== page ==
Responsive image

News & Events

About the Centre

The Centre for Endangered Languages, Tezpur University was established in 2014 with the aim of conducting substantial research on the lesser known and endangered languages of Northeast India and to revitalize them with the direct and indirect institutional intervention. It is because each and every language embodies the unique cultural and historical wisdom of a people. The loss of any language is thus an irrevocable loss for all humanity. Yet, according to a recent UNESCO report - Atlas of the World's Languages in Danger (2009) - out of the approximately 7,000 existing languages in the world more than 2,500 are under threat of imminent extinction. They may be extinct even before the next century begins.

As for Indian languages, 196 are currently endangered according to the above mentioned report. On the other hand, according to the 2001 census, most of these languages (including two scheduled languages, viz., Bodo and Manipuri) are located in Northeast India. Speakers of many of the languages in North East India, which belong to different language families, are rather small in number ranging from 1000 to 10,000. With the new generations sharply shifting to dominant languages in order to ensure jobs for themselves these languages are now increasingly under threat of being extinct.

In this pretext, as a response to a proposal from the faculties of Linguistics, the University Grants Commission has approved to set up a Centre for Endangered Languages of Northeast at this University which will work as an effective agency for preserving and promoting the endangered languages of the region.


To help the endangered language communities to revive and maintain their languages and also instill the sense of loyalty towards their native language.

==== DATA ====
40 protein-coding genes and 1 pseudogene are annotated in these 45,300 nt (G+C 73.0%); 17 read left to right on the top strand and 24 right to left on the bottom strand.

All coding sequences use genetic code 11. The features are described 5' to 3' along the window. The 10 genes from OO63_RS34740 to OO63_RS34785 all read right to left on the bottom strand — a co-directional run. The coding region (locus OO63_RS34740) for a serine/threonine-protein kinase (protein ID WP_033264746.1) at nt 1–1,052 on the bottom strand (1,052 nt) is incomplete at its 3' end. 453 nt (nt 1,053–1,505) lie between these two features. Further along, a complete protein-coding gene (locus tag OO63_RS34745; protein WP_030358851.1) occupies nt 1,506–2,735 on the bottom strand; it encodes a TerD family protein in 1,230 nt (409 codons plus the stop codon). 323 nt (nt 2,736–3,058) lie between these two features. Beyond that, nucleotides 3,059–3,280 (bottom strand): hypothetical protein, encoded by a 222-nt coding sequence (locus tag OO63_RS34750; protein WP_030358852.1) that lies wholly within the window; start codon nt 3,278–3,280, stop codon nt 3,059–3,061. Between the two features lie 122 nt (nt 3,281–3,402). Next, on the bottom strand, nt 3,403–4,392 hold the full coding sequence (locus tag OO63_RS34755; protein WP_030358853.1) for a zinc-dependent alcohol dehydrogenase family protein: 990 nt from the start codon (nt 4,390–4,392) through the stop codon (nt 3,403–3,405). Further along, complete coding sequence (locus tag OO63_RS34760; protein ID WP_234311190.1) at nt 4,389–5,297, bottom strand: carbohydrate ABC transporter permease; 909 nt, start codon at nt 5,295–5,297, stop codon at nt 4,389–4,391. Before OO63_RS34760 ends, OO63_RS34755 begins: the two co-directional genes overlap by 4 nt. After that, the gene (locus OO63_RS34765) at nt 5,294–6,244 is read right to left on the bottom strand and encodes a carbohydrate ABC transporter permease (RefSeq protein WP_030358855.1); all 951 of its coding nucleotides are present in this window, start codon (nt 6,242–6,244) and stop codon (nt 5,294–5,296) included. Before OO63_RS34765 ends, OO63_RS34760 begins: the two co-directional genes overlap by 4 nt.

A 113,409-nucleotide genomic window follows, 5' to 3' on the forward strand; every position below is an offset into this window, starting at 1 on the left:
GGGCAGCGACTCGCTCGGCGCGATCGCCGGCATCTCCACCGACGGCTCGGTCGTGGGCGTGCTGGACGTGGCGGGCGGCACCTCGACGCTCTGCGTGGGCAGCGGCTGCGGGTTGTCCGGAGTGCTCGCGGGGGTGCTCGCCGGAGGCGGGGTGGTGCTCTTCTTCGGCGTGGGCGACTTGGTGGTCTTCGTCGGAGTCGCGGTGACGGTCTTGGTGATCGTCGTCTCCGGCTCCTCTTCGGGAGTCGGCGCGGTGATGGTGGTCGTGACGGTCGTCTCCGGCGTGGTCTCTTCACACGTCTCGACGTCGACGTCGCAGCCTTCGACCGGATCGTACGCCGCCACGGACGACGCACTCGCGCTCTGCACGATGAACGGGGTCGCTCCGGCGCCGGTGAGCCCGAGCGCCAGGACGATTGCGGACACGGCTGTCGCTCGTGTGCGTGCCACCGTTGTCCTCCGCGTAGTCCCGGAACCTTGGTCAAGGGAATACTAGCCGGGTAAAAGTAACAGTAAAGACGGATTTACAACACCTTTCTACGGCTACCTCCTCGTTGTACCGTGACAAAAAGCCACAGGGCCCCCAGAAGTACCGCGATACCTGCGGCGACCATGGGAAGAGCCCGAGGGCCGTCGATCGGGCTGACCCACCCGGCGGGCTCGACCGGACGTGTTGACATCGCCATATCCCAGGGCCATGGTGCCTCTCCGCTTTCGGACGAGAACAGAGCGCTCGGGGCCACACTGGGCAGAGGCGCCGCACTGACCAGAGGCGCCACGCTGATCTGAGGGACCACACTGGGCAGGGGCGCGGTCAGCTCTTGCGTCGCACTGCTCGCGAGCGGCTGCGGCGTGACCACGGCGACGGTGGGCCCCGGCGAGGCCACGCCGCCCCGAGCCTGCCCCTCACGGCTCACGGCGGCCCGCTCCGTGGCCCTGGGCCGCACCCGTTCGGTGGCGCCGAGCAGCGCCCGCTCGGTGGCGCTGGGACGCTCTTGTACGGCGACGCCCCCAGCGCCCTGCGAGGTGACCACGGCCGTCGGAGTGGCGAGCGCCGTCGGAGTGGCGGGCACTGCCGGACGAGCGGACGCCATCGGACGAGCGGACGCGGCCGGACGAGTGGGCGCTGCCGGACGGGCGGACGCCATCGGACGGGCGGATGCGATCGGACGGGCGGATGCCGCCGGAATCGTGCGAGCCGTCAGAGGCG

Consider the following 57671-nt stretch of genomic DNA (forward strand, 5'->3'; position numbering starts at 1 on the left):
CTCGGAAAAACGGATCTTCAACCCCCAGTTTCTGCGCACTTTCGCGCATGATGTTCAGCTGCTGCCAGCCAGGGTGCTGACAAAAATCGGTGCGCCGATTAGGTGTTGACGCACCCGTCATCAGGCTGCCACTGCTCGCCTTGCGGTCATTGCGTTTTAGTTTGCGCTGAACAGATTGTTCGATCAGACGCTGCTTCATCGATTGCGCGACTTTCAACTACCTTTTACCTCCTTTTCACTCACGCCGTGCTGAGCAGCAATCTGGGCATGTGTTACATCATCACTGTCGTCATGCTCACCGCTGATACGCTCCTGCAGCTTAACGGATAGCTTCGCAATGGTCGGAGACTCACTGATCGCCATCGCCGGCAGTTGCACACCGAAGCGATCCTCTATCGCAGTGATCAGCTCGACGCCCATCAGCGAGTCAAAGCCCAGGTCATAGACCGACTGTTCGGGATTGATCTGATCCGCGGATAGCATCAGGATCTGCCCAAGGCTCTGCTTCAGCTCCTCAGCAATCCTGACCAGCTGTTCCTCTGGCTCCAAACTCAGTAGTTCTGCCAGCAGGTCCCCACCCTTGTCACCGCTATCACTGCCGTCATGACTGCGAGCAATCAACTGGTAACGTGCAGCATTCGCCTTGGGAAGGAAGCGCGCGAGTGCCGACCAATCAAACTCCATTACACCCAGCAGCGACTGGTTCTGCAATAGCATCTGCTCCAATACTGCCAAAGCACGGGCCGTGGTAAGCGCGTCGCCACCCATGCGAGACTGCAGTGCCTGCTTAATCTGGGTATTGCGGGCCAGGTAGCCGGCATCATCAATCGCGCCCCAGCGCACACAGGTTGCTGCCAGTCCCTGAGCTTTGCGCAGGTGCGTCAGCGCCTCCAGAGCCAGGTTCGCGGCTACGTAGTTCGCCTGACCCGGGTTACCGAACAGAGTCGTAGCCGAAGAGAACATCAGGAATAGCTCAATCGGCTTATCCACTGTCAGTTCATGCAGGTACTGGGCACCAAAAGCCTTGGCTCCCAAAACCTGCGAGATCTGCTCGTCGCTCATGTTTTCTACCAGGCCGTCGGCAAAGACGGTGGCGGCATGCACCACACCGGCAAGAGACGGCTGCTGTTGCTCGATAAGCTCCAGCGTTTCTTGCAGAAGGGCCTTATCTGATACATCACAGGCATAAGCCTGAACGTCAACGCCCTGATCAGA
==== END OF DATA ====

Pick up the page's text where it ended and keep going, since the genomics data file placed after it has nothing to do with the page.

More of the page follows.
• To make the Centre one of the best centres working on endangered languages in the country and worldwide.
  • To create a database of all such languages comprising grammatical descriptions, dictionaries and documentation.


The prime objects of the Centre are

  • To undertake inter departmental and inter disciplinary research related to endangered languages.
  • To undertake fieldwork, research, analysis, archiving and documentation of smaller indigenous/endangered languages using stat-of the art speech and language technologies, in formats that are universally acceptable viz, digitized textual, audio and video formats
  • To produce and publish monographs, grammars, grammatical sketches,dictionaries and lexicon, ethno-linguistic and theoretical descriptions,collection of oral and folk literature  and scholarly books on endangered languages.
  • To produce language and dialect atlases with special reference to minority and endangered languages.
  • To organize workshops and seminars aimed towards promoting advanced research related to endangered languages.
  • To train teachers and students from other departments/centres in Field Linguistics, Lexicography and in techniques for data management and documentation. Field linguistics would constitute an indispensable part of the Centre.